Thursday 27 October 2016

Sinn Fein's policies: are they the real deal?

Sinn Fein an unstoppable political force?

John Drennan 

Published 15/06/2014 | 02:30

Sinn Fein President Gerry Adams TD. Photo: Gareth Chaney Collins
Sinn Fein President Gerry Adams TD. Photo: Gareth Chaney Collins

WHEN it comes to Sinn Fein and policy, opponents claim that they seek them here, they seek them everywhere, but the damned elusive things cannot be found anywhere. And apparently even when they are found the sums don't add up; or so Sinn Fein's opponents claim anyway. So is Sinn Fein only offering us a political pig in a poke where, to quote The Jam in Going Underground "The public gets what the public wants", or have they produced a financially responsible alternative programme for government that is just waiting to be implemented. The Sunday Independent credibility test of 10 top Sinn Fein policies suggests, alas, that the former position is the more accurate one.

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POLICY Repeal the local property tax to put disposable income into ordinary citizen’s hands; expected to save the average household €278.

Fiscally possible at an anticipated cost of €250m but goes against the long-term aim to reduce taxes on work such as PAYE and even longer-term plans to make local councils fiscally independent. Also breaks Troika deal.



POLICY Repeal water charges on the grounds that the working poor have reached the limits of their capacity to pay.

Anticipated cost of over €500m per annum would be hard to fill via general taxation. Would also worsen relations with Europe at a time when the frailty of our economy means we have to be building alliances.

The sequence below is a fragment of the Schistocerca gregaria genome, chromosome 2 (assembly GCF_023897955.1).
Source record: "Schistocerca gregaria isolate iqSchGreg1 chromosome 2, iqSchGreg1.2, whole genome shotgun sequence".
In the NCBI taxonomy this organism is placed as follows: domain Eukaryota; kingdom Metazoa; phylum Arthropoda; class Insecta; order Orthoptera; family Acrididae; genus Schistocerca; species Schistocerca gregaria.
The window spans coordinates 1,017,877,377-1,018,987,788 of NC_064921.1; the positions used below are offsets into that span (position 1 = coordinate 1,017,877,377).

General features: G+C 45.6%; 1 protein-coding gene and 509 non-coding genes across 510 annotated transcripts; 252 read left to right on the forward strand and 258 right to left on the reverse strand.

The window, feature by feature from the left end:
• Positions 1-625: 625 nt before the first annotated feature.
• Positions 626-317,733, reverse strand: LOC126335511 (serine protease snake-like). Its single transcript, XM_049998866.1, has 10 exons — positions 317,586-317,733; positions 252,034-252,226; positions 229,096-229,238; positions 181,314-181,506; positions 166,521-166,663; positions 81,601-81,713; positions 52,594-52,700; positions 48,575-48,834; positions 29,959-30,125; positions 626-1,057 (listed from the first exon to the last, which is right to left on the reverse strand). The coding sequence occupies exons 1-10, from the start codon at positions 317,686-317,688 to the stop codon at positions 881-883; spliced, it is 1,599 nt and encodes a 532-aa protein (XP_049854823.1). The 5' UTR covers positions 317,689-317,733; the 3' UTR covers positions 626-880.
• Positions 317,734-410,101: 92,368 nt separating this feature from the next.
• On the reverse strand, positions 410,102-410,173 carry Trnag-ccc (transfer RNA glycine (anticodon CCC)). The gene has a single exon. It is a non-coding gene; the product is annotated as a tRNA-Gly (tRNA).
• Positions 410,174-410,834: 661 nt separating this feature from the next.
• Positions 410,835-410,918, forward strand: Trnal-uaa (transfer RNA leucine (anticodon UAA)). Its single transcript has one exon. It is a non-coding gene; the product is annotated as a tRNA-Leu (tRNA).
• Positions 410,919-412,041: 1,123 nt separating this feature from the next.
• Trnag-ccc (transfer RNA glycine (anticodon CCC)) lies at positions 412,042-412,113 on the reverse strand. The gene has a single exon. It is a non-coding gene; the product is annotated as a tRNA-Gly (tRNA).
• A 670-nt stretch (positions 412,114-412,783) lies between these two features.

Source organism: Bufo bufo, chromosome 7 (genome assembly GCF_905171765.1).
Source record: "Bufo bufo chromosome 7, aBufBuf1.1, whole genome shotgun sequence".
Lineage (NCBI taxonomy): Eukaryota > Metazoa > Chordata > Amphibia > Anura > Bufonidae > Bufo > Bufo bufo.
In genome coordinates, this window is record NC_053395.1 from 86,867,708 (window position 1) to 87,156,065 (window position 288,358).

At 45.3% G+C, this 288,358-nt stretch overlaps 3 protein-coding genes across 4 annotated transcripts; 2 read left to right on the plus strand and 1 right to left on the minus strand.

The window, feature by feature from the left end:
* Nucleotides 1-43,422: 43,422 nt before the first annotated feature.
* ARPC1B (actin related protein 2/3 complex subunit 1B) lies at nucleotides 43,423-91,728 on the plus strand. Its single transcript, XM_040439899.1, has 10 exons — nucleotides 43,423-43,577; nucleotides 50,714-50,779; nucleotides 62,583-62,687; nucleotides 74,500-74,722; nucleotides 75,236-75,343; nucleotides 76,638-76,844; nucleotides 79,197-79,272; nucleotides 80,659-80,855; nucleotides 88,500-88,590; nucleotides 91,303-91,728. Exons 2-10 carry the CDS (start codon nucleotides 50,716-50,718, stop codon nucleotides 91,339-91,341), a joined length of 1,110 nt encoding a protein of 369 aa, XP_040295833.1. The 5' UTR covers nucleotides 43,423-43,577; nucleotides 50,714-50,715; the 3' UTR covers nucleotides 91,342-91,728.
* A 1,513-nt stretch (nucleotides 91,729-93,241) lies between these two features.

POLICY New third tax rate of 48 per cent on those earning more than €100,000.

Sounds good in theory but expectations that it might raise more than €365m are open to scrutiny and will also be seen as representing a significant barrier to enterprise. Similar problems also apply to SF’s one per cent wealth tax and proposed increases in capital gains and capital acquisitions tax. The reason accountants exist is so wealthy people don’t have to pay tax.



POLICY Abolish USC for all workers earning less than the minimum wage. At last a bit of socialism that would genuinely help over 296,000 working poor who are earning less than €17,542.

A positive and relatively cost free measure that would further abate the welfare trap.



POLICY Create 100,000 jobs via a stimulus package of €10bn to be funded by the National Pension Reserve Fund, pensions and the European Investment bank.

Looks very like Fine Gael’s New Era proposals. Enough said.



POLICY Abolition of the Seanad; this time they're actually serious.

Already been tried once and didn’t go so well. Credibility of SF’s stance is somewhat eroded by their previous strong stance in support of the Seanad until they thought it would be more popular to do a u-turn.



POLICY Cut Taoiseach’s salary to €124,000, Ministers salary to €110,000 and TD's salary to €75,000 as part of political reform.

Given that Sinn Fein TD’s are able to live so well on the average industrial wage the promise is highly possible. As to whether it represents real political reform that’s a different question.



POLICY Cut public sector pay by 15 per cent for those earning between €100,000 and €150,000 and by 30 per cent for those earning more.

Policy sounds good in theory but if you want to run a functioning civil service, HSE and state sector that policy will be binned fairly fast once SF secure the Mercedes.



POLICY Sinn Fein's central health policy consists of the establishment of a universal health system free at the point of entry.

The chaos surrounding James Reilly’s proposals to introduce UHI suggests this is a bridge too far. The idea is not wrong but without accurate costing it has no credibility.



POLICY Sinn Fein has pledged to oppose the reintroduction of third level fees.

Seeing as no other party plans to introduce fees it is difficult to get carried away. But, SF’s decision to attach itself to the herd on issues that are both profitable and popular means some credibility must be attached to the proposal.




Sunday Independent

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